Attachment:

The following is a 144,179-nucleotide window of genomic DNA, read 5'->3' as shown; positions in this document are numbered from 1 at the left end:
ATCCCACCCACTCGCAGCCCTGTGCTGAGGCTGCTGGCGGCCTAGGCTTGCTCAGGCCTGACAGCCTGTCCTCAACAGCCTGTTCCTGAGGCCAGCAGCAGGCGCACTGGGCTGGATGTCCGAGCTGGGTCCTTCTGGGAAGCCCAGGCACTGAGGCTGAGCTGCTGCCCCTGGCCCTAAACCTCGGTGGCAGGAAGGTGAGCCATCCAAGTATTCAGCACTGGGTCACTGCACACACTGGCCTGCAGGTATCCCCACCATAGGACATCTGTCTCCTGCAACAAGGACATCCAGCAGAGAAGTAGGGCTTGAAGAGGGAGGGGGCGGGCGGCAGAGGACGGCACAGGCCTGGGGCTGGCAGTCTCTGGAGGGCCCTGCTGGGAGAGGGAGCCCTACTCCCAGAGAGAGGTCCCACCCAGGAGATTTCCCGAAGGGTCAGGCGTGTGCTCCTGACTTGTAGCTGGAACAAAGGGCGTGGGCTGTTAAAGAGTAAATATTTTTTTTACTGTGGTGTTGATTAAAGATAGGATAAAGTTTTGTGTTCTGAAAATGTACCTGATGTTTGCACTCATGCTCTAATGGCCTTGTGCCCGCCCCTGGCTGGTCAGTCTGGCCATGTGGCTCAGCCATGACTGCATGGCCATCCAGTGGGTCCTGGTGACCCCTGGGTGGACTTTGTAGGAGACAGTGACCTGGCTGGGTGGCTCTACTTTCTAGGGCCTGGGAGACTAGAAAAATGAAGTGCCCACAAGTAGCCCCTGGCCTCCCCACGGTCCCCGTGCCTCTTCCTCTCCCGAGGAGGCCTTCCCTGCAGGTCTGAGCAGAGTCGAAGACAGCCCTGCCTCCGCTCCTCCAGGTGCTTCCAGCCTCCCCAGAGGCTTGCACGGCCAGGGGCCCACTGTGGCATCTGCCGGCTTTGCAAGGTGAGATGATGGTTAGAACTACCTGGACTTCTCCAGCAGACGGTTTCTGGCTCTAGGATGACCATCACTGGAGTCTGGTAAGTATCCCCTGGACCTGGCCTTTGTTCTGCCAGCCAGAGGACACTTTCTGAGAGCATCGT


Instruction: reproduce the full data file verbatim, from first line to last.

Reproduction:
The following is a 144,179-nucleotide window of genomic DNA, read 5'->3' as shown; positions in this document are numbered from 1 at the left end:
ATCCCACCCACTCGCAGCCCTGTGCTGAGGCTGCTGGCGGCCTAGGCTTGCTCAGGCCTGACAGCCTGTCCTCAACAGCCTGTTCCTGAGGCCAGCAGCAGGCGCACTGGGCTGGATGTCCGAGCTGGGTCCTTCTGGGAAGCCCAGGCACTGAGGCTGAGCTGCTGCCCCTGGCCCTAAACCTCGGTGGCAGGAAGGTGAGCCATCCAAGTATTCAGCACTGGGTCACTGCACACACTGGCCTGCAGGTATCCCCACCATAGGACATCTGTCTCCTGCAACAAGGACATCCAGCAGAGAAGTAGGGCTTGAAGAGGGAGGGGGCGGGCGGCAGAGGACGGCACAGGCCTGGGGCTGGCAGTCTCTGGAGGGCCCTGCTGGGAGAGGGAGCCCTACTCCCAGAGAGAGGTCCCACCCAGGAGATTTCCCGAAGGGTCAGGCGTGTGCTCCTGACTTGTAGCTGGAACAAAGGGCGTGGGCTGTTAAAGAGTAAATATTTTTTTTACTGTGGTGTTGATTAAAGATAGGATAAAGTTTTGTGTTCTGAAAATGTACCTGATGTTTGCACTCATGCTCTAATGGCCTTGTGCCCGCCCCTGGCTGGTCAGTCTGGCCATGTGGCTCAGCCATGACTGCATGGCCATCCAGTGGGTCCTGGTGACCCCTGGGTGGACTTTGTAGGAGACAGTGACCTGGCTGGGTGGCTCTACTTTCTAGGGCCTGGGAGACTAGAAAAATGAAGTGCCCACAAGTAGCCCCTGGCCTCCCCACGGTCCCCGTGCCTCTTCCTCTCCCGAGGAGGCCTTCCCTGCAGGTCTGAGCAGAGTCGAAGACAGCCCTGCCTCCGCTCCTCCAGGTGCTTCCAGCCTCCCCAGAGGCTTGCACGGCCAGGGGCCCACTGTGGCATCTGCCGGCTTTGCAAGGTGAGATGATGGTTAGAACTACCTGGACTTCTCCAGCAGACGGTTTCTGGCTCTAGGATGACCATCACTGGAGTCTGGTAAGTATCCCCTGGACCTGGCCTTTGTTCTGCCAGCCAGAGGACACTTTCTGAGAGCATCGT